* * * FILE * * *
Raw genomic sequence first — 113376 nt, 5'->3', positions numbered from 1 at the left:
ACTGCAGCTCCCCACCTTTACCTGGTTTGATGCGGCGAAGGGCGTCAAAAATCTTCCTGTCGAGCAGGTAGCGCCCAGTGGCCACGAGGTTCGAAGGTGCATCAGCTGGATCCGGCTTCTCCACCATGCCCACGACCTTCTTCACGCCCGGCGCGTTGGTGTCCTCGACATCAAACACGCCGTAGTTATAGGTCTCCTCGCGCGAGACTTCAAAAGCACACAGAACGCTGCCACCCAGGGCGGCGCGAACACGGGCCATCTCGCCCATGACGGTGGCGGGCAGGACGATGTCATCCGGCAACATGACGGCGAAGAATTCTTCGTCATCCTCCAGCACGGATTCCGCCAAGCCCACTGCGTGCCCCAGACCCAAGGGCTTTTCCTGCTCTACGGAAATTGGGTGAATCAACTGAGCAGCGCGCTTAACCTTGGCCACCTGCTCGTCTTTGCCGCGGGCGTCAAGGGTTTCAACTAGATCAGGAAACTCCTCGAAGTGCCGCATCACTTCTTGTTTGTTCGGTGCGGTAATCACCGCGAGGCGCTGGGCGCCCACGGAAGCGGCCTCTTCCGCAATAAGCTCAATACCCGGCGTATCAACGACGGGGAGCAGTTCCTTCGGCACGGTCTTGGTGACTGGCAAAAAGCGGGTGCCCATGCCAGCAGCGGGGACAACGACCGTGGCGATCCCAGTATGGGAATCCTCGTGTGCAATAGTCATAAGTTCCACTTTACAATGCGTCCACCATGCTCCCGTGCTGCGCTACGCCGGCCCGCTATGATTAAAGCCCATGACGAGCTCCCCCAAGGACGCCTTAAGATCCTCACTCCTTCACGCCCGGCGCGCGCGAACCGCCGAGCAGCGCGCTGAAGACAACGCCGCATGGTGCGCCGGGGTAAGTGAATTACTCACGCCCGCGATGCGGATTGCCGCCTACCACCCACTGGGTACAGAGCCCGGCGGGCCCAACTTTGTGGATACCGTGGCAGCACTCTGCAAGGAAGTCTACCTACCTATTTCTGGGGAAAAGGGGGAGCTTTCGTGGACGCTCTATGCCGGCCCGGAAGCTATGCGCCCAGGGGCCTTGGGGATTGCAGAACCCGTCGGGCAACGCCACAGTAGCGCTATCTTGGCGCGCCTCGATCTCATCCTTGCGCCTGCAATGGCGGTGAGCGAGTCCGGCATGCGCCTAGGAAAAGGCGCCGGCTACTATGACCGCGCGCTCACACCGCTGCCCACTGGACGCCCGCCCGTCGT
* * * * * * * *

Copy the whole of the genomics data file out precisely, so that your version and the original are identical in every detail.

Raw genomic sequence first — 113376 nt, 5'->3', positions numbered from 1 at the left:
ACTGCAGCTCCCCACCTTTACCTGGTTTGATGCGGCGAAGGGCGTCAAAAATCTTCCTGTCGAGCAGGTAGCGCCCAGTGGCCACGAGGTTCGAAGGTGCATCAGCTGGATCCGGCTTCTCCACCATGCCCACGACCTTCTTCACGCCCGGCGCGTTGGTGTCCTCGACATCAAACACGCCGTAGTTATAGGTCTCCTCGCGCGAGACTTCAAAAGCACACAGAACGCTGCCACCCAGGGCGGCGCGAACACGGGCCATCTCGCCCATGACGGTGGCGGGCAGGACGATGTCATCCGGCAACATGACGGCGAAGAATTCTTCGTCATCCTCCAGCACGGATTCCGCCAAGCCCACTGCGTGCCCCAGACCCAAGGGCTTTTCCTGCTCTACGGAAATTGGGTGAATCAACTGAGCAGCGCGCTTAACCTTGGCCACCTGCTCGTCTTTGCCGCGGGCGTCAAGGGTTTCAACTAGATCAGGAAACTCCTCGAAGTGCCGCATCACTTCTTGTTTGTTCGGTGCGGTAATCACCGCGAGGCGCTGGGCGCCCACGGAAGCGGCCTCTTCCGCAATAAGCTCAATACCCGGCGTATCAACGACGGGGAGCAGTTCCTTCGGCACGGTCTTGGTGACTGGCAAAAAGCGGGTGCCCATGCCAGCAGCGGGGACAACGACCGTGGCGATCCCAGTATGGGAATCCTCGTGTGCAATAGTCATAAGTTCCACTTTACAATGCGTCCACCATGCTCCCGTGCTGCGCTACGCCGGCCCGCTATGATTAAAGCCCATGACGAGCTCCCCCAAGGACGCCTTAAGATCCTCACTCCTTCACGCCCGGCGCGCGCGAACCGCCGAGCAGCGCGCTGAAGACAACGCCGCATGGTGCGCCGGGGTAAGTGAATTACTCACGCCCGCGATGCGGATTGCCGCCTACCACCCACTGGGTACAGAGCCCGGCGGGCCCAACTTTGTGGATACCGTGGCAGCACTCTGCAAGGAAGTCTACCTACCTATTTCTGGGGAAAAGGGGGAGCTTTCGTGGACGCTCTATGCCGGCCCGGAAGCTATGCGCCCAGGGGCCTTGGGGATTGCAGAACCCGTCGGGCAACGCCACAGTAGCGCTATCTTGGCGCGCCTCGATCTCATCCTTGCGCCTGCAATGGCGGTGAGCGAGTCCGGCATGCGCCTAGGAAAAGGCGCCGGCTACTATGACCGCGCGCTCACACCGCTGCCCACTGGACGCCCGCCCGTCGT